Music Review: Street Gospels by Bedouin Soundclash

Street Gospels by Bedouin Soundclash

Bedouin Soundclash hail from Canada, which lately would lead one to expect a form of indie rock (probably with clashing angular guitars and pleading, quite often grating, vocals, like The Arcade Fire, Broken Social Scene, or Wolf Parade [which is not to say that these bands haven’t released some fantastic albums]), however CDDB labels their album as “ska.” For the most part this is an apt description, and on one of the best tracks of the band’s third album Street Gospels, the jangly, catchy “St. Andrews,” they harken back to 80s ska groups like The Specials.

Standout tracks such as the opener “Until We Burn in the Sun (The Kids Just Want A Love Song)” are like cool modern updates of Screamadelica-era Primal Scream, combining reggae, dub, rock, psyschedelia, and soul into a cohesive whole. To call this song a “ska” song is to call what Matisyahu is doing simply “reggae.” Other outstanding tracks take some of those elements as their focus, like the dub-fused tracks “Jealousy and The Get Free,” “Midnight Rockers,” and “Gunships.” The band fairs less well on the more direct ska tracks, “Walls Fall Down” and “Nico and the Night Train,” but make up for those missteps with the beautiful, light reggae-folk of “12:59 Lullaby.” Unfortunately, while most of the songs individually are fantastic, the album never feels like a complete work. It lacks any sort of unity from track to track, instead seeming to nothing more than a collection of songs by a band in the midst of finding its footing and true sound. One could argue either way that this is due to the diverse range of talent they employed in the creation of the album, from Darryl Jenifer of Bad Brains, to Money Mark who’s worked and toured with The Beastie Boys, and Wade McNeil of The Black Lungs and Alexisonfire. All in all, there are no bad songs here, just songs which could have been replaced with much stronger tracks that would have held the album together more. Let’s hope they move in the direction of modern psychedelic dub rock for the next record.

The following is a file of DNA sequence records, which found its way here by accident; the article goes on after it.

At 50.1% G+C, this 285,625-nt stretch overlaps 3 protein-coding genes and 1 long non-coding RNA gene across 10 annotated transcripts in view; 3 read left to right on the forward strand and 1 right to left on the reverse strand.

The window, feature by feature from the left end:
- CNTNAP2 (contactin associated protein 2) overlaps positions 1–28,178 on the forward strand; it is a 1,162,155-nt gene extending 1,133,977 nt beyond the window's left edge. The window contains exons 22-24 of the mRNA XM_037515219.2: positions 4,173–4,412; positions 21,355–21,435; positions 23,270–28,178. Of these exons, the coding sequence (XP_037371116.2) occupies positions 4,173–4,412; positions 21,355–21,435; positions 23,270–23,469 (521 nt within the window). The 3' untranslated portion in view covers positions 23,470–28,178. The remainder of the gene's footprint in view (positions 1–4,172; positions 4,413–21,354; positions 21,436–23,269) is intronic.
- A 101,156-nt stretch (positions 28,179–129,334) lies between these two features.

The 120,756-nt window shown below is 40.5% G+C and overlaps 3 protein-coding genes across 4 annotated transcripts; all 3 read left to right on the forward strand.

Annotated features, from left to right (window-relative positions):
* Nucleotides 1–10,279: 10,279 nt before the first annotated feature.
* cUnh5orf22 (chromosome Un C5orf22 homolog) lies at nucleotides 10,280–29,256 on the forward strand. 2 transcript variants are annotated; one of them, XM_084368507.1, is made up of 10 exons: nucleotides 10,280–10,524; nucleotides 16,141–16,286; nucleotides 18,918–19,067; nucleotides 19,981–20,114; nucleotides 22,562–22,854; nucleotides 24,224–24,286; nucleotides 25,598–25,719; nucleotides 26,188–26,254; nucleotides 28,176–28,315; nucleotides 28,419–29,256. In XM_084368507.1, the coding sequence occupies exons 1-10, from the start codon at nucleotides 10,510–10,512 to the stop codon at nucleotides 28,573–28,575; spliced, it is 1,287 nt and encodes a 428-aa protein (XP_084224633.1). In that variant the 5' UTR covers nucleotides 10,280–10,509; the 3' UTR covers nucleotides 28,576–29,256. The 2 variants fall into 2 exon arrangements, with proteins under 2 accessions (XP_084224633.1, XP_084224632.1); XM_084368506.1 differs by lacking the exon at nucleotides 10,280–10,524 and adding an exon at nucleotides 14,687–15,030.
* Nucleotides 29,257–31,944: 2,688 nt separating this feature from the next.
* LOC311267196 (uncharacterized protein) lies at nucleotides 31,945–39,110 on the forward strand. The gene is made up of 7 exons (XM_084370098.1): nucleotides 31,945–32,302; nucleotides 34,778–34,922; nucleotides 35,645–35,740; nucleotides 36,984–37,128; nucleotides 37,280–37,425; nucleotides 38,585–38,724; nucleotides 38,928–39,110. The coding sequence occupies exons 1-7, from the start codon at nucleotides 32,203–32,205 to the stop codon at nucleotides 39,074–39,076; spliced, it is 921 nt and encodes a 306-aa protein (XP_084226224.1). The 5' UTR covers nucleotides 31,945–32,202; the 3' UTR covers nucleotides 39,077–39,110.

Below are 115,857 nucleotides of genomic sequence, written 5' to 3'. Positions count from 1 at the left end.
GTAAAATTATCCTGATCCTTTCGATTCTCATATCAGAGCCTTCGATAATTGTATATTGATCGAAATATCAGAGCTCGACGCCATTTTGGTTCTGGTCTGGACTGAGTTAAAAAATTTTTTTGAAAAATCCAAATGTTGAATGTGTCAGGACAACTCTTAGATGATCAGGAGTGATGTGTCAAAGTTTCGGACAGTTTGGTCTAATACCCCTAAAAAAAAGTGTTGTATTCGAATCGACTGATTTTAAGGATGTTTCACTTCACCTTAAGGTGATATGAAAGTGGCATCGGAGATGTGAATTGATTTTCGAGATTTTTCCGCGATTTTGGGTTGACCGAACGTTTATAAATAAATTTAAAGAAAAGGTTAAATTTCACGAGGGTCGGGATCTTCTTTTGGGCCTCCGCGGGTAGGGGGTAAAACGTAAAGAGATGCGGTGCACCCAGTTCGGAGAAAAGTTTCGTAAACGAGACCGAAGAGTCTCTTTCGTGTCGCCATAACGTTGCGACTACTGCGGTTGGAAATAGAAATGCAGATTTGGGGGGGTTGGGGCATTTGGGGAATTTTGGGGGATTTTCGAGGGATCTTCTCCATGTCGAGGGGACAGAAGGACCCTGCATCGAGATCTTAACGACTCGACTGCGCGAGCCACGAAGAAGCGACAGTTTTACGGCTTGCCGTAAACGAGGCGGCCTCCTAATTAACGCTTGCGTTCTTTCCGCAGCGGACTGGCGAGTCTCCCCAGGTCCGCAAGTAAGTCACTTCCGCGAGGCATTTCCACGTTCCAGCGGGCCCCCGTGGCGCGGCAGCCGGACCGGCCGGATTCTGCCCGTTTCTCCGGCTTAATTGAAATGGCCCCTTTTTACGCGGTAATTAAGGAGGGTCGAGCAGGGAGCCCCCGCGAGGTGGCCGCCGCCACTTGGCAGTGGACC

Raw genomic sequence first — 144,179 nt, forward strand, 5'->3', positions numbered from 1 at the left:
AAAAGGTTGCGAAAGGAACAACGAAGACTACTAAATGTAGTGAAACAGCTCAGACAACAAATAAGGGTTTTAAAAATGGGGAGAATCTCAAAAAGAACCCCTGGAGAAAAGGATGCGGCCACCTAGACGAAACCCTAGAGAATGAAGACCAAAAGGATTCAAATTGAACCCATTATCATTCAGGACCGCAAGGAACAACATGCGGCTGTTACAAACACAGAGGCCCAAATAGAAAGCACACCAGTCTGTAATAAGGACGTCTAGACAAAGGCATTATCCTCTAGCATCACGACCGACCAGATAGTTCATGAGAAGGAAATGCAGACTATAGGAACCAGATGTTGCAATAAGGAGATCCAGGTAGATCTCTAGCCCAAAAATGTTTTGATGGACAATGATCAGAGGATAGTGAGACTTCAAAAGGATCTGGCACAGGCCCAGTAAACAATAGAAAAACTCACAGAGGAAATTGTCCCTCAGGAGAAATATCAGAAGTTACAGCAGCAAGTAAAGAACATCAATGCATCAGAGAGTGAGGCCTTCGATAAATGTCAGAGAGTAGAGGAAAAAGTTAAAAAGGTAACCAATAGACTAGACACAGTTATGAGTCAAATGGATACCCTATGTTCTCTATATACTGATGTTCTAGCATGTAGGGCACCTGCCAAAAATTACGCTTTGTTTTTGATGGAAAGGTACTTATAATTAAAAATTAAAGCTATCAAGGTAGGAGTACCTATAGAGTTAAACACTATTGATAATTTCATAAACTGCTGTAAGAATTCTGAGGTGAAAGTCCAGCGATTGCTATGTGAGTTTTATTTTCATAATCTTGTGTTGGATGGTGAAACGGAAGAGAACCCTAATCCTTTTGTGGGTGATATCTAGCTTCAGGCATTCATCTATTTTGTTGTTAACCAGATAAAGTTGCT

Bonus: Check out this cool version of U2’s “New Year’s Day.”

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